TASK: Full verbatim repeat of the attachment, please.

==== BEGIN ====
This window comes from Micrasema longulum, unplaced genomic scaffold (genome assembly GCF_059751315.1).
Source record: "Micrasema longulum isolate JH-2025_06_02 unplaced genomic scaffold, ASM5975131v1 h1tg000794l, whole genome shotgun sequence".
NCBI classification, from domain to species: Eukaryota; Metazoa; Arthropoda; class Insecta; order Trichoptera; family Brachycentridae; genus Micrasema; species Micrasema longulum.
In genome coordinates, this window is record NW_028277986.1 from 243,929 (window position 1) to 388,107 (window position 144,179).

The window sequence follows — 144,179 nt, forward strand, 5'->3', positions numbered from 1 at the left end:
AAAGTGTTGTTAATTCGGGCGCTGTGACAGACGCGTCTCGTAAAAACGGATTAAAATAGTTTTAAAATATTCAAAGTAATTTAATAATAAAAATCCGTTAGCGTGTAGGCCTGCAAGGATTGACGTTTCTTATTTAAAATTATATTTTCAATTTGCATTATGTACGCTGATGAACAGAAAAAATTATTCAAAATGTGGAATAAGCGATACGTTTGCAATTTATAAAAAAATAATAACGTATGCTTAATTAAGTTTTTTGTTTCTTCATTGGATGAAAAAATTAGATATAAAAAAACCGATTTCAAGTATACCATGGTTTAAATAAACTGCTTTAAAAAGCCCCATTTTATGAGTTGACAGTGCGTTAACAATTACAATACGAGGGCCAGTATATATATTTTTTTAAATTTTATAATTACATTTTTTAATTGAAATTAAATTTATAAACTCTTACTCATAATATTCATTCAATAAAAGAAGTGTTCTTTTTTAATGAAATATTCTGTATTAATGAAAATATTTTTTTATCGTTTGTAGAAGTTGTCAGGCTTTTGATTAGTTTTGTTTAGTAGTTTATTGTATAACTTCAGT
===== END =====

This window comes from Micrasema longulum, unplaced genomic scaffold (genome assembly GCF_059751315.1).
Source record: "Micrasema longulum isolate JH-2025_06_02 unplaced genomic scaffold, ASM5975131v1 h1tg000794l, whole genome shotgun sequence".
NCBI classification, from domain to species: Eukaryota; Metazoa; Arthropoda; class Insecta; order Trichoptera; family Brachycentridae; genus Micrasema; species Micrasema longulum.
In genome coordinates, this window is record NW_028277986.1 from 243,929 (window position 1) to 388,107 (window position 144,179).

The window sequence follows — 144,179 nt, forward strand, 5'->3', positions numbered from 1 at the left end:
AAAGTGTTGTTAATTCGGGCGCTGTGACAGACGCGTCTCGTAAAAACGGATTAAAATAGTTTTAAAATATTCAAAGTAATTTAATAATAAAAATCCGTTAGCGTGTAGGCCTGCAAGGATTGACGTTTCTTATTTAAAATTATATTTTCAATTTGCATTATGTACGCTGATGAACAGAAAAAATTATTCAAAATGTGGAATAAGCGATACGTTTGCAATTTATAAAAAAATAATAACGTATGCTTAATTAAGTTTTTTGTTTCTTCATTGGATGAAAAAATTAGATATAAAAAAACCGATTTCAAGTATACCATGGTTTAAATAAACTGCTTTAAAAAGCCCCATTTTATGAGTTGACAGTGCGTTAACAATTACAATACGAGGGCCAGTATATATATTTTTTTAAATTTTATAATTACATTTTTTAATTGAAATTAAATTTATAAACTCTTACTCATAATATTCATTCAATAAAAGAAGTGTTCTTTTTTAATGAAATATTCTGTATTAATGAAAATATTTTTTTATCGTTTGTAGAAGTTGTCAGGCTTTTGATTAGTTTTGTTTAGTAGTTTATTGTATAACTTCAGT